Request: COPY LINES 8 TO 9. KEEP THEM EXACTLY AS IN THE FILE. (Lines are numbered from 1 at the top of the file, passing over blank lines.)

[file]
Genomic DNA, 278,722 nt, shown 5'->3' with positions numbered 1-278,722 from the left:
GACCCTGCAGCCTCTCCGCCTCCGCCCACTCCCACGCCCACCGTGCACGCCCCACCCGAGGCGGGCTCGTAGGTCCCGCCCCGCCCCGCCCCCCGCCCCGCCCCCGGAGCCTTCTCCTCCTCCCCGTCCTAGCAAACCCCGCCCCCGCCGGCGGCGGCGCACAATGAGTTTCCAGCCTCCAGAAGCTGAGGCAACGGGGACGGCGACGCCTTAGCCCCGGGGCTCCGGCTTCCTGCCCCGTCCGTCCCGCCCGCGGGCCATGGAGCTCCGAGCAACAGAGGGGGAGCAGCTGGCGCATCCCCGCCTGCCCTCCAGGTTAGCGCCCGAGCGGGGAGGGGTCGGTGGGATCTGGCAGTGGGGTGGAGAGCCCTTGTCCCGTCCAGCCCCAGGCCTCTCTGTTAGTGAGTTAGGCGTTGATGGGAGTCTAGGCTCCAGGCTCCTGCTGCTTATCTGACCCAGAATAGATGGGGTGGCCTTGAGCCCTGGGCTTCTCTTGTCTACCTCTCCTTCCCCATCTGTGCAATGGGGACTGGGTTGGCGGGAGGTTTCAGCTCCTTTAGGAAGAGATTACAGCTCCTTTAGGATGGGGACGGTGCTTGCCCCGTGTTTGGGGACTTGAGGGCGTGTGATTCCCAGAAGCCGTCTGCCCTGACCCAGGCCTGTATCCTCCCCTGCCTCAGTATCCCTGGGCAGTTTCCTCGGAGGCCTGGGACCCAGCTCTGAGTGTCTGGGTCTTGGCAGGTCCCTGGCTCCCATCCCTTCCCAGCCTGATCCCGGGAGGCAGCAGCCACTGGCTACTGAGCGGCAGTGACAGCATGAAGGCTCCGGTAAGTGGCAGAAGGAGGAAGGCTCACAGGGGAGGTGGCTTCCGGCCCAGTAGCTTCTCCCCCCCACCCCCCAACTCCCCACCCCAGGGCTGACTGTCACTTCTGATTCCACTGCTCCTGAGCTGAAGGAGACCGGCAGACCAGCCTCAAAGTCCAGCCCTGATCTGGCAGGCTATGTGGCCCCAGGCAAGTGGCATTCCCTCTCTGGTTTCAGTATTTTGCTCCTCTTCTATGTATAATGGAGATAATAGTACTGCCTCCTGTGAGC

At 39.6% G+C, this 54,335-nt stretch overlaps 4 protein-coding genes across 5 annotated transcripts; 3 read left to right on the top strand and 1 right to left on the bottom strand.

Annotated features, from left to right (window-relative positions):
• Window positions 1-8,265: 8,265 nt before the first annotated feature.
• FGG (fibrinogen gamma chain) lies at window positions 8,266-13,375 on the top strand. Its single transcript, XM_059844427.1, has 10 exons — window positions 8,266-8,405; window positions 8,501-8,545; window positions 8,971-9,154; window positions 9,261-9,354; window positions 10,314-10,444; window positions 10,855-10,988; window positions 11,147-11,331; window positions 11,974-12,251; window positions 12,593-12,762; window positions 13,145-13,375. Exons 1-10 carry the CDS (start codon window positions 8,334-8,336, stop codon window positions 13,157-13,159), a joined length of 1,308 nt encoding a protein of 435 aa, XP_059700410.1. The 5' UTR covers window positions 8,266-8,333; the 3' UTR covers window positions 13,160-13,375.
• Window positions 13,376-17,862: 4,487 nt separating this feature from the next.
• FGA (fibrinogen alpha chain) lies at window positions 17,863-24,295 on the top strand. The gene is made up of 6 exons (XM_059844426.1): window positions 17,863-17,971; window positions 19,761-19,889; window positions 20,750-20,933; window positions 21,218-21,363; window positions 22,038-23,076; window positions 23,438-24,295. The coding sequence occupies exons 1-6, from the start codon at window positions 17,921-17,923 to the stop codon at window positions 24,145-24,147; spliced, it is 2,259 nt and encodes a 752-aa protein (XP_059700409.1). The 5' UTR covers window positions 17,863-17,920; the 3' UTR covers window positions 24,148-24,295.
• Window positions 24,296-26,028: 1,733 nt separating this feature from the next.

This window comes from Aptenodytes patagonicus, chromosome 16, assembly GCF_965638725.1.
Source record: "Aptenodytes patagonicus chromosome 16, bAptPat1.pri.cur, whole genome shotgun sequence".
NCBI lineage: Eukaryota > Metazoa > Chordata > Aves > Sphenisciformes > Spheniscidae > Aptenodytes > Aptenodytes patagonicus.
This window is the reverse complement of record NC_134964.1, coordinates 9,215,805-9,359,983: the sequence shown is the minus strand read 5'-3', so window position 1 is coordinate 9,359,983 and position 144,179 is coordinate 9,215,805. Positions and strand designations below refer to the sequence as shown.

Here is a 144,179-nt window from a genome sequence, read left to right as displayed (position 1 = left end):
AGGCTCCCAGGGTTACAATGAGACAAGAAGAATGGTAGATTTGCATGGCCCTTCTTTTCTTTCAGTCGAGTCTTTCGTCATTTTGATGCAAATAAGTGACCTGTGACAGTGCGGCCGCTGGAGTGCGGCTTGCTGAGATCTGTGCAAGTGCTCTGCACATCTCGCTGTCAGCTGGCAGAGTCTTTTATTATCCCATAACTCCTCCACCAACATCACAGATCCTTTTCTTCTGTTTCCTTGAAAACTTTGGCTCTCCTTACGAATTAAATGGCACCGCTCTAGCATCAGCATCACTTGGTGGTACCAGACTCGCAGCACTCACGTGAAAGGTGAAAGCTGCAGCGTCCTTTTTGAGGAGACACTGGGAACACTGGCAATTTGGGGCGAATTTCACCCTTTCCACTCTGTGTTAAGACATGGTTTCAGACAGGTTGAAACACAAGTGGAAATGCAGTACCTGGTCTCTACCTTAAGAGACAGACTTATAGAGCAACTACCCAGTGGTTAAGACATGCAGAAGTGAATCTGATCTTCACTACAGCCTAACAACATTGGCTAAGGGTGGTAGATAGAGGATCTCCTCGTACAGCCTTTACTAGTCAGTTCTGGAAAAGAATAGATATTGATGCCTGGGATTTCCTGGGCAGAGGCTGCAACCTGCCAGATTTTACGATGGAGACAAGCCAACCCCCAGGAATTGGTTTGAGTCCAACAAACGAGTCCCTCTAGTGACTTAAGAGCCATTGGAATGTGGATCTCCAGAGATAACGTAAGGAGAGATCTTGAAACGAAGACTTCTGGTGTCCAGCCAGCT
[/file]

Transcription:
• FGA (fibrinogen alpha chain) lies at window positions 17,863-24,295 on the top strand. The gene is made up of 6 exons (XM_059844426.1): window positions 17,863-17,971; window positions 19,761-19,889; window positions 20,750-20,933; window positions 21,218-21,363; window positions 22,038-23,076; window positions 23,438-24,295. The coding sequence occupies exons 1-6, from the start codon at window positions 17,921-17,923 to the stop codon at window positions 24,145-24,147; spliced, it is 2,259 nt and encodes a 752-aa protein (XP_059700409.1). The 5' UTR covers window positions 17,863-17,920; the 3' UTR covers window positions 24,148-24,295.
• Window positions 24,296-26,028: 1,733 nt separating this feature from the next.